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A book by
William H. Calvin
A Science Masters book, to be available in 12 translations (BasicBooks in the US)
copyright ©1996 by William H. Calvin

What to Do Next

All organisms with complex nervous systems are faced with the moment-by-moment question that is posed by life: What shall I do next?
    Sue Savage-Rumbaugh and Roger Lewin,
    Kanzi, 1994

Piaget used to say that intelligence is what you use when you don’t know what to do (an apt description of my present predicament as I attempt to write about intelligence). If you’re good at finding the one right answer to life’s multiple-choice questions, you’re smart. But there’s more to being intelligent — a creative aspect, whereby you invent something new “on the fly.” Indeed, various answers occur to your brain, some better than others.

   Every time we contemplate the leftovers in the refrigerator, trying to figure out what else needs to be fetched from the grocery store before fixing dinner, we’re exercising an aspect of intelligence not seen in even the smartest ape. The best chefs surprise us with interesting combinations of ingredients, things we would ordinarily never think “went together.” Poets are particularly good at arranging words in ways that overwhelm us with intense meaning. Yet we’re all constructing brand-new utterances hundreds of times every day, recombining words and gestures to get across a novel message. Whenever you set out to speak a sentence that you’ve never spoken before, you have the same creativity problem as the chefs and poets — furthermore, you do all your trial-and-error inside your brain, in the last second before speaking aloud.

   We’ve lately made a lot of progress in locating some aspects of semantics in the brain. Frequently we find verbs in the frontal lobe. Proper names, for some reason, seem to prefer the temporal lobe (its front end; color and tool concepts tend to be found toward the rear of the left temporal lobe). But intelligence is a process, not a place. It’s a way, involving many brain regions, by which we grope for new meanings, often “consciously.”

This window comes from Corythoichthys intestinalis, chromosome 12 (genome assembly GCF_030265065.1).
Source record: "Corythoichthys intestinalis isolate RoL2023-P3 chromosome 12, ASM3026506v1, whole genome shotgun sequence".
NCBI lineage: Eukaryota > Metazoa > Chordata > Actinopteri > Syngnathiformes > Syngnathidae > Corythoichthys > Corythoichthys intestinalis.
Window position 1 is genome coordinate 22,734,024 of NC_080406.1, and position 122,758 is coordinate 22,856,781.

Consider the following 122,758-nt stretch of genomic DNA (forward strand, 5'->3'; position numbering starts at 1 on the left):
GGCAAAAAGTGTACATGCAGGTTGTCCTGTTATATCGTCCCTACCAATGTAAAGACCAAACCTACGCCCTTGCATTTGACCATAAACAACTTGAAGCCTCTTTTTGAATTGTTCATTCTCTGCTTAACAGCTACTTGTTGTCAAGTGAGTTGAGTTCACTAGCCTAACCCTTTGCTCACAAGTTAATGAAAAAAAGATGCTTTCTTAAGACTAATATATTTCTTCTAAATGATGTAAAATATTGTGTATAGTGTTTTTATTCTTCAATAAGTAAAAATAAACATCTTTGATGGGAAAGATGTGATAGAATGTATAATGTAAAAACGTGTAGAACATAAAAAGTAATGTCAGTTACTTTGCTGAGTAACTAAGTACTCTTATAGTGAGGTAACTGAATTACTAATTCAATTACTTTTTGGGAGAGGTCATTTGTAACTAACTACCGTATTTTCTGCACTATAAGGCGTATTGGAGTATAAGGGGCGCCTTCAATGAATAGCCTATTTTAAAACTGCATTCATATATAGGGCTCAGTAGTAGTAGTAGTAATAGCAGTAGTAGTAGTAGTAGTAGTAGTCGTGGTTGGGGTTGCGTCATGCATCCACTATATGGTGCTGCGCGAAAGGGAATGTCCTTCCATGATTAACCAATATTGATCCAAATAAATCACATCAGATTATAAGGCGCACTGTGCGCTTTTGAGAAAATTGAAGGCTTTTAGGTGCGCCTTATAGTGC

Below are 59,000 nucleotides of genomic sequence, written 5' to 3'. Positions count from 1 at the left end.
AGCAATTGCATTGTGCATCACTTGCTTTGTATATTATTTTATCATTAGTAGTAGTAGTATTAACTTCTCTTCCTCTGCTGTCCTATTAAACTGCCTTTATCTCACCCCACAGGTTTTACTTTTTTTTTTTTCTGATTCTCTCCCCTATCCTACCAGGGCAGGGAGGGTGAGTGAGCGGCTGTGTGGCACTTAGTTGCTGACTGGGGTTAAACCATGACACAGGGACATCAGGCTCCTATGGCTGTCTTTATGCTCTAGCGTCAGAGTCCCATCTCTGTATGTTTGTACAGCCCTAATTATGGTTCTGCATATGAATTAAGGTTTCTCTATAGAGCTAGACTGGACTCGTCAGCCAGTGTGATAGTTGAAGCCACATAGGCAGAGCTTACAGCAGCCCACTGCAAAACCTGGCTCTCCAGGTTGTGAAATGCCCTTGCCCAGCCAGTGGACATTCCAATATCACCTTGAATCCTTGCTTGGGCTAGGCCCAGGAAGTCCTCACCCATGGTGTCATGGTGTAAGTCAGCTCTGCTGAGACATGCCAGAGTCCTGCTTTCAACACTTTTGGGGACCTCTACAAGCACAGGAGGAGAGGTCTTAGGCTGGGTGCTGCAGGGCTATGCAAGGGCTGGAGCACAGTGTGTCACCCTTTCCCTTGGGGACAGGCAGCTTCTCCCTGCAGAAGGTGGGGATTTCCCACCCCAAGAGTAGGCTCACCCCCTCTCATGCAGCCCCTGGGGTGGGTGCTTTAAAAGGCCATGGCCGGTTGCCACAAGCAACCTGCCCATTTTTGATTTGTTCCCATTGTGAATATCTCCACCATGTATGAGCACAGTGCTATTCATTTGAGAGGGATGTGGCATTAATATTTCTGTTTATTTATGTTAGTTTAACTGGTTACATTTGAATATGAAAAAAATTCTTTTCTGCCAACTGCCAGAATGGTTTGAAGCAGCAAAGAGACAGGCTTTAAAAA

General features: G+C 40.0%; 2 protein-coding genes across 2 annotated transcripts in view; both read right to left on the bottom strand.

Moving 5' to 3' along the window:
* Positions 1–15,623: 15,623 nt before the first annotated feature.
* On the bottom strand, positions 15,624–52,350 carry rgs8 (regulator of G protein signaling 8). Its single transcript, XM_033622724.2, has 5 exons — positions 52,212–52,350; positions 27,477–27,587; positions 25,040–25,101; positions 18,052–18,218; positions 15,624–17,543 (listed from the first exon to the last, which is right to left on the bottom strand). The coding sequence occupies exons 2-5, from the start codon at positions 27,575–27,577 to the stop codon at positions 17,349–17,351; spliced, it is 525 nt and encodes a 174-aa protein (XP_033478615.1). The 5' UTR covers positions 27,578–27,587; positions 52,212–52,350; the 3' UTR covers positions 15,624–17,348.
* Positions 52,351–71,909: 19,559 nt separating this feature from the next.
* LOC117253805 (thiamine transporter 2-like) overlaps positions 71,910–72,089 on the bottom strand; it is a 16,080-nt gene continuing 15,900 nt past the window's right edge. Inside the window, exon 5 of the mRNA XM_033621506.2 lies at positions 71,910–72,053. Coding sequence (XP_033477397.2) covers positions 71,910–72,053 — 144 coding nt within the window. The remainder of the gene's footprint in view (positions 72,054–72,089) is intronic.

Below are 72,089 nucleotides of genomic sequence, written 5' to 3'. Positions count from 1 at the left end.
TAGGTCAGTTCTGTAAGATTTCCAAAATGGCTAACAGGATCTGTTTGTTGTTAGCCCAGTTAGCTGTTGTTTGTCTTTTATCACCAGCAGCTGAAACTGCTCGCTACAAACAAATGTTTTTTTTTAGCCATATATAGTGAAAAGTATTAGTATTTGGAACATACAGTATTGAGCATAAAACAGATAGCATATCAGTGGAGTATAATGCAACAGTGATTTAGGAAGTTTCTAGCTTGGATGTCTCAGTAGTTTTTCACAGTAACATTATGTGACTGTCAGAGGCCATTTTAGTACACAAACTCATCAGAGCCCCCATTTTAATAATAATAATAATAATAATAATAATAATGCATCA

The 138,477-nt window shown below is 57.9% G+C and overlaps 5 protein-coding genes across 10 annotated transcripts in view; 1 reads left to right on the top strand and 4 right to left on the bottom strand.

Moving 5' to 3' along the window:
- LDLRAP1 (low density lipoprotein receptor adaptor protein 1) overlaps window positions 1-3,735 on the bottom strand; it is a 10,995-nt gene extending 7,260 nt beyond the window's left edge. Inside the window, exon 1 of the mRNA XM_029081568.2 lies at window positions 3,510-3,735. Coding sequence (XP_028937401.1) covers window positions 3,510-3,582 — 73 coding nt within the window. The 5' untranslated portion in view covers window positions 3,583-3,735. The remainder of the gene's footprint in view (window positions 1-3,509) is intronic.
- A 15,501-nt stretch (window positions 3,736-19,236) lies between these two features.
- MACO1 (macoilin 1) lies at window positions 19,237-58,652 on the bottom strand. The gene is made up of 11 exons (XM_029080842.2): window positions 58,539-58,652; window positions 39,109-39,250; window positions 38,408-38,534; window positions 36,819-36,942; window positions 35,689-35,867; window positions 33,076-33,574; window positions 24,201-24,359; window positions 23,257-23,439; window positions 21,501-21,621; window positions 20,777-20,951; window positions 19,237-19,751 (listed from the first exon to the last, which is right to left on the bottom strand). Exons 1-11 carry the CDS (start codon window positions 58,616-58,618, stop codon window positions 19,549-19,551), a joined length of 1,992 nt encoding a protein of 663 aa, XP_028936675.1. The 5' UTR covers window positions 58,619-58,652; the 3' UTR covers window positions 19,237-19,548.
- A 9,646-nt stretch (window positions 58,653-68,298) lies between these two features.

The more experienced writers about intelligence, such as IQ researchers, steer clear of the C word. Many of my fellow neuroscientists avoid consciousness as well (some physicists, alas, have been all too happy to fill the vacuum with beginner’s mistakes). Some clinicians unintentionally trivialize consciousness by redefining it as mere arousability (though to talk of the brain stem as the seat of consciousness is to thereby confuse the light switch with the light!). Or we redefine consciousness as mere awareness, or the “searchlight” of selective attention.

   They’re all useful lines of inquiry but they leave out that activism of your mental life by which you create — and edit and re-create — yourself. Your intelligent mental life is a fluctuating view of your inner and outer worlds. It’s partly under your control, partly hidden from your introspection, even capricious (every night, during your four or five episodes of dreaming sleep, it is almost totally out of control). This book tries to fathom how this inner life evolves from one second to the next, as you steer yourself from one topic to another, as you create and reject alternatives. It draws from studies of intelligence by psychologists, but even more from ethology, evolutionary biology, linguistics, and the neurosciences.